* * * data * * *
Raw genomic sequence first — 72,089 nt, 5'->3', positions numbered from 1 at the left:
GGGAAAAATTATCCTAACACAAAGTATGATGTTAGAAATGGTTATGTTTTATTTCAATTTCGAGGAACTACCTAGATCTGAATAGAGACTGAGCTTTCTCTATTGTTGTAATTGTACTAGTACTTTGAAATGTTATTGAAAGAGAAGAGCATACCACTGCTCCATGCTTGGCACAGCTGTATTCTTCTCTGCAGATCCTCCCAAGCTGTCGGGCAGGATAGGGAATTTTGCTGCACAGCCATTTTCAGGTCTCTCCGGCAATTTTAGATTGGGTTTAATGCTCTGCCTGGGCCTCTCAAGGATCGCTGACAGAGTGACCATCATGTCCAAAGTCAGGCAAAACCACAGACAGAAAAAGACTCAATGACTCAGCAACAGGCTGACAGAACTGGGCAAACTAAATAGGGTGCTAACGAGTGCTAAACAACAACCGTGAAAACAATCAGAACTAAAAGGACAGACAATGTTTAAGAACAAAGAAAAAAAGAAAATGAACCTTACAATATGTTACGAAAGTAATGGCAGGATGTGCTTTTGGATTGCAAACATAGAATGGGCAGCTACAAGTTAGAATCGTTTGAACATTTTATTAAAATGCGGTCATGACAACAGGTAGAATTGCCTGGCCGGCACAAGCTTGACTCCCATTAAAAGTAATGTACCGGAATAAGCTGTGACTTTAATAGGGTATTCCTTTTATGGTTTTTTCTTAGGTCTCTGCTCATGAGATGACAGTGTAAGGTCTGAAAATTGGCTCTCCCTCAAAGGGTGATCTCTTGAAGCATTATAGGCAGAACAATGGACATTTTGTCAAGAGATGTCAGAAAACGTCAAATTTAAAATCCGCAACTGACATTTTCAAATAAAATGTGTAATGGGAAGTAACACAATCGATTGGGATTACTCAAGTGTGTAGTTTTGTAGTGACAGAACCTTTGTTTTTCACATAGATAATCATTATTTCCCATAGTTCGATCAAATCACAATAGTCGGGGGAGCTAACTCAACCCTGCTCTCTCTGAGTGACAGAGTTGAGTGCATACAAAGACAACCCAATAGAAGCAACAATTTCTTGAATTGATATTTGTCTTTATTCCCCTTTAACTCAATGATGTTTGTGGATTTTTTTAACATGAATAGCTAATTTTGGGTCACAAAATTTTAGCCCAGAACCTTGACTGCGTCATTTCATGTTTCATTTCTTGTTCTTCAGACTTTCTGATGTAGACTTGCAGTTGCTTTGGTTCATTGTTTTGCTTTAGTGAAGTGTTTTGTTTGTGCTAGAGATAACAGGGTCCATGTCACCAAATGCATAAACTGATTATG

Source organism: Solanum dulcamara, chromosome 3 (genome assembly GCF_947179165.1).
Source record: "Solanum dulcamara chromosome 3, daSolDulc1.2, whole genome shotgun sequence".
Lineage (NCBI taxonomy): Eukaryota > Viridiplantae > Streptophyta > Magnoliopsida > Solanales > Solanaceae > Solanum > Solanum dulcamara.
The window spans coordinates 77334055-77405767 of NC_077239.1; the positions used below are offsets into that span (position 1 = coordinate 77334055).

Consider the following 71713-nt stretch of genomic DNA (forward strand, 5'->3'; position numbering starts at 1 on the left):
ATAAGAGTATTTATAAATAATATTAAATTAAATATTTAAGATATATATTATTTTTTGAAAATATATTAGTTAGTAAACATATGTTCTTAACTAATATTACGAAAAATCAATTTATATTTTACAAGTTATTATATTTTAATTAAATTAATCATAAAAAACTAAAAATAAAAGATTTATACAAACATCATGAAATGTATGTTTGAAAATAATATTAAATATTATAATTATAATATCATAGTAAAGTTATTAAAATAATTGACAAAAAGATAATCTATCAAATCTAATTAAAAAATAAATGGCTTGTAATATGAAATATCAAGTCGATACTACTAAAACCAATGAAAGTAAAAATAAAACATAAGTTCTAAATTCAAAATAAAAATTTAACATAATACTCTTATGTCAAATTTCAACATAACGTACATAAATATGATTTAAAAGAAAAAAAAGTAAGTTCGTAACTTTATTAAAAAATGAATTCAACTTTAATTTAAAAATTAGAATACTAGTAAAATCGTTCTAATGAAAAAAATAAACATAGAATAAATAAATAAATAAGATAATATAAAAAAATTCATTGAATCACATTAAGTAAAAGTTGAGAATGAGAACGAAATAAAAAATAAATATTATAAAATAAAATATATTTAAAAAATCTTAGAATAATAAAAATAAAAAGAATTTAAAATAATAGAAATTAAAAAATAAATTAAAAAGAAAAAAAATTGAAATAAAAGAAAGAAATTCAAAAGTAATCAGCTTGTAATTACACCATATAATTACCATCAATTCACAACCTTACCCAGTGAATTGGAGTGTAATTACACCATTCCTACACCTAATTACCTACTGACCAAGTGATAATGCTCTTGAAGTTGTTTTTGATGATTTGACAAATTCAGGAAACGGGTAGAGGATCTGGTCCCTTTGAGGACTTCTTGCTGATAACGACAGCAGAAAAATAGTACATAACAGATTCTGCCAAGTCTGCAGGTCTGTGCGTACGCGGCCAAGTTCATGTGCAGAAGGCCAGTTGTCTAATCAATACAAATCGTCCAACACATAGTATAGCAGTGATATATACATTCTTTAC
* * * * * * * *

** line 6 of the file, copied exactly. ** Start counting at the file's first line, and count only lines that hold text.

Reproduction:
The window spans coordinates 77334055-77405767 of NC_077239.1; the positions used below are offsets into that span (position 1 = coordinate 77334055).